and truncate, and I'm pretty sure on our new plots
that this, it actually gets truncated something like here.
I have to go look, I apologize that I don't have it,
but, and so all I can say is,
I don't know specifically why it takes these shapes,
what I do know is that as you go more and more to the left,
the effective sample size goes down,
and we should consider that, which we hadn't, up until now.
Right, and so this, again, this is just sort
of groups of features and how important they were.
And so this here, unsurprisingly, is there's a feature
that says, you had a T to A in position three,
that's what this is, mutation identity plus position.
So that, everything together, you tell it the position
and the identity, and what it went from,
and what it went to, so that's actually super,
super important in the model,
and then if you tell it just the mutation identity,
but you don't tell it the position,
so you just say it was a T to an A, but I don't know where,
then that also turns out to be helpful,
and if you tell it just the mutation position,
you say, I don't know what the mutation was,
but it was in position three, then that's also helpful,
and then this is translation versus transversion,
is that what it's called?
Transversion versus transition. (laughs)
Yeah, you can tell me what that is,
what we put it in, I guess that's,
what is it, like a C to, A is a what?
- [Student] C to T is transition,
T to G is transition, everything else is a transversion.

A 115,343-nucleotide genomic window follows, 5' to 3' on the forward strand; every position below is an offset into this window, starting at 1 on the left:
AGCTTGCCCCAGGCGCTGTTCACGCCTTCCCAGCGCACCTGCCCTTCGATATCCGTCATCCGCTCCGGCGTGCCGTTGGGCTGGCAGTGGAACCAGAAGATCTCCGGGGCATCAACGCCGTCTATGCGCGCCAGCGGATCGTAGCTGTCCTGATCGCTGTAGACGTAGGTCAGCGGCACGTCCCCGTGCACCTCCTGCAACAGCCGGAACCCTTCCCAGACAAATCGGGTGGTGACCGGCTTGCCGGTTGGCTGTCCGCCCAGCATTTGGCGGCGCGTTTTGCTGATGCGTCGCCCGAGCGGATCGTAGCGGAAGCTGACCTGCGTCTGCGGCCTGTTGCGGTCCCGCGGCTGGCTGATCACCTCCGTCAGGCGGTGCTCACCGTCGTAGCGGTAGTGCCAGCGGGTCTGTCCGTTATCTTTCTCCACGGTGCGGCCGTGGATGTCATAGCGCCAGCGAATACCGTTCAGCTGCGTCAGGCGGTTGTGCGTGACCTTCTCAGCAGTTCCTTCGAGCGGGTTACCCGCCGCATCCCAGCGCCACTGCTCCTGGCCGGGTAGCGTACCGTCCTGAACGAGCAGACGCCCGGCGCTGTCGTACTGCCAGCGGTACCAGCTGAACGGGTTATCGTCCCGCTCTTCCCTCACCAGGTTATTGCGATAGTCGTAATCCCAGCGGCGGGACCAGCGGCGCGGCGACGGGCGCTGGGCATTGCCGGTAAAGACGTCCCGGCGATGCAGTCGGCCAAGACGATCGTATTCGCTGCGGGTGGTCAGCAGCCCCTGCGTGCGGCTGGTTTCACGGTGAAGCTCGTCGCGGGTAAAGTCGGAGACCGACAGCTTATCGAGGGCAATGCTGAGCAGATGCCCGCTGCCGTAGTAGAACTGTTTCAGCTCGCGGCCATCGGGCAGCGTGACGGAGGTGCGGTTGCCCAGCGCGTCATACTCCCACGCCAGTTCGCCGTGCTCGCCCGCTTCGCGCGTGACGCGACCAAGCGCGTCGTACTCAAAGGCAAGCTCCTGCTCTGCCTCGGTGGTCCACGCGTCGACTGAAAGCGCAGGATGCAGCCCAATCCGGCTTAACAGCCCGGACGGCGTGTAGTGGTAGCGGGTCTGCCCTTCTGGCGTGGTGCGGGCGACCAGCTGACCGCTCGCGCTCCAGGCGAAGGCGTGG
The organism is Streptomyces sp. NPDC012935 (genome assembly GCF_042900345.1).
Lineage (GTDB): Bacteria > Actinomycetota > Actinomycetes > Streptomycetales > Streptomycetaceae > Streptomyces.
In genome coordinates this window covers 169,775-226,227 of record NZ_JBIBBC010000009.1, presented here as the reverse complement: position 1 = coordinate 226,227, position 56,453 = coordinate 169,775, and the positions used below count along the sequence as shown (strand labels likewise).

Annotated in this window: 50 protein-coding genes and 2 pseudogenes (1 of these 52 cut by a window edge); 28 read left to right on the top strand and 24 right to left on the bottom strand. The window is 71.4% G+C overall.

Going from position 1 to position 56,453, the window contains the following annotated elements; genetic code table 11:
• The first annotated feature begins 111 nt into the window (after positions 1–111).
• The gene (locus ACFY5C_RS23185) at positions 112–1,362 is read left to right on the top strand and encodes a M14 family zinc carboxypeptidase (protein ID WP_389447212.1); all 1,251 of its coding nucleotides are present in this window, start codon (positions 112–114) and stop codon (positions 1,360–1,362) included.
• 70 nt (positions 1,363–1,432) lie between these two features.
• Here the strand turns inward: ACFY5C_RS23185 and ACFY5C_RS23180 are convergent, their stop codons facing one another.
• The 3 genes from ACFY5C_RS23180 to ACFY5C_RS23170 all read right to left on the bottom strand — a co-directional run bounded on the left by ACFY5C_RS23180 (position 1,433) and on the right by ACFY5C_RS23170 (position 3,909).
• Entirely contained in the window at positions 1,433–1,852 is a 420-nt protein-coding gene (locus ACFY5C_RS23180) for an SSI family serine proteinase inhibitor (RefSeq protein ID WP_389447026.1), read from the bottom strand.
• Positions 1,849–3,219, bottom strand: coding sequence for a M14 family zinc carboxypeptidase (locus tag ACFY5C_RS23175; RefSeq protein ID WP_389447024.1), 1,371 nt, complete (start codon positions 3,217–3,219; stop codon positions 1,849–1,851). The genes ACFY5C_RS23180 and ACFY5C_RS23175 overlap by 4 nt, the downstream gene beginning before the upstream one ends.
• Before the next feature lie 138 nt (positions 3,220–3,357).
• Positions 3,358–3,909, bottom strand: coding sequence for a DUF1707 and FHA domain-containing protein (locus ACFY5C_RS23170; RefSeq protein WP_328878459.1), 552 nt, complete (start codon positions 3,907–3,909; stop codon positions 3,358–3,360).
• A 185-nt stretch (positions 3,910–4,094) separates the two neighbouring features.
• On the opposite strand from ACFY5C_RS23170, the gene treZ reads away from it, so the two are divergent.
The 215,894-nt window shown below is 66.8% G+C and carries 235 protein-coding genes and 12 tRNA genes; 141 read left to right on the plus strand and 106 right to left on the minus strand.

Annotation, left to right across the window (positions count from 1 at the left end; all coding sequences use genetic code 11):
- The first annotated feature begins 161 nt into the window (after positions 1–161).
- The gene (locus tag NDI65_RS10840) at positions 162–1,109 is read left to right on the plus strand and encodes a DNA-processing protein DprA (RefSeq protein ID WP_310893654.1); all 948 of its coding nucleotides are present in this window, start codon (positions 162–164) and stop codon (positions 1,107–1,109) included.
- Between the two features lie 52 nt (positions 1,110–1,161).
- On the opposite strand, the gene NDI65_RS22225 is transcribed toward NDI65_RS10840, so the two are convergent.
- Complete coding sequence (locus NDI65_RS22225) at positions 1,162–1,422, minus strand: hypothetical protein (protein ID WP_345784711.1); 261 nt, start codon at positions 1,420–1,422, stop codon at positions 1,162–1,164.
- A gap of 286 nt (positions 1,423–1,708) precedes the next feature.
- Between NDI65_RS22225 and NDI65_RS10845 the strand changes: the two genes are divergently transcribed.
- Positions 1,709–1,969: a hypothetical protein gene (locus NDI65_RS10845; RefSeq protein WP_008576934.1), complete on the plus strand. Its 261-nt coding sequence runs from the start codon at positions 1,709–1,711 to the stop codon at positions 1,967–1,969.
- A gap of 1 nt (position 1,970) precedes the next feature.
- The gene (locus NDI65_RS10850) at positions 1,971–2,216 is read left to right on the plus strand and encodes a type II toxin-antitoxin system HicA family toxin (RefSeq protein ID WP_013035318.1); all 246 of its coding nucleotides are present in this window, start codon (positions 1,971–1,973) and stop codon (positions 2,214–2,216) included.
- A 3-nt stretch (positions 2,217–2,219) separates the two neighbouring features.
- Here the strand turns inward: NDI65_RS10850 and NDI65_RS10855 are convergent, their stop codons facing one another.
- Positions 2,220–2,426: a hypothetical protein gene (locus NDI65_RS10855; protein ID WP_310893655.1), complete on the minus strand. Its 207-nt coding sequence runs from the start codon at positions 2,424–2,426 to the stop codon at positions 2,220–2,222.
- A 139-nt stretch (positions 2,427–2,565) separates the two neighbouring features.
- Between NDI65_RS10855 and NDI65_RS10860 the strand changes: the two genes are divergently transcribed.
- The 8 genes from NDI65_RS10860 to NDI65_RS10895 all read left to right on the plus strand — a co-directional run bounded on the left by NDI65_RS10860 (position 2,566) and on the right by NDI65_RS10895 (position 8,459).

- Alright, so I guess we read somewhere
that this might help.
But what's interesting is this sort
of drives home a point I was mentioning earlier is,
for every example, if I tell it the mutation identity
and the mutation position, but I tell it sort
of those two separate features,
then these regression trees, in principle,
they can combine those two things
and make up this feature.
So if I had a lot, a lot of data,
I wouldn't have to give it this feature,
but through experimentation,
we can see we don't have enough data
that it doesn't actually do that
and so that's why we give it all three of these,
and they all turn out to be important.
And so this, this is, I don't know,
for me, as a computational person,
this is interesting, I don't know if it will be for you,
but this is an example of like, different,
we wanted to show that kind of different components
of what we've thrown in the mix here help one
on top of the other and that we're not doing things
for no reason, and again, just for,
for visualization purposes as relative to CC top.
So I've mentioned that,
so red is this final model we deployed,
which is the one I described to you, and let me,
what happens though if instead of,
remember I said there's a second layer model,
where instead of just multiplying together
the single mismatch things, I like,
I add in this extra machine learning,
if I don't add in that extra machine learning,
then I end up on this blue curve,
and so you can see that extra level is helping,
and probably if we had a lot more data,
it would help a lot more.
And now what the one below it is,
it says, what if we do the same thing as
what I just described, the blue curve,
but instead we actually use just the implicit features
from CFDs, so CFD was this what John and guys had to do,
and basically, they don't pitch their model
as a machine learning model,
but as a machine learning person,
you can look at it and you can say, "aha."
The feature that they used, the features they use,
it turns out they use one feature,
and the feature they used is just,
there was a T to A in position eight,
that's the feature that implicitly they're using.
If you use just that feature, you actually do pretty well,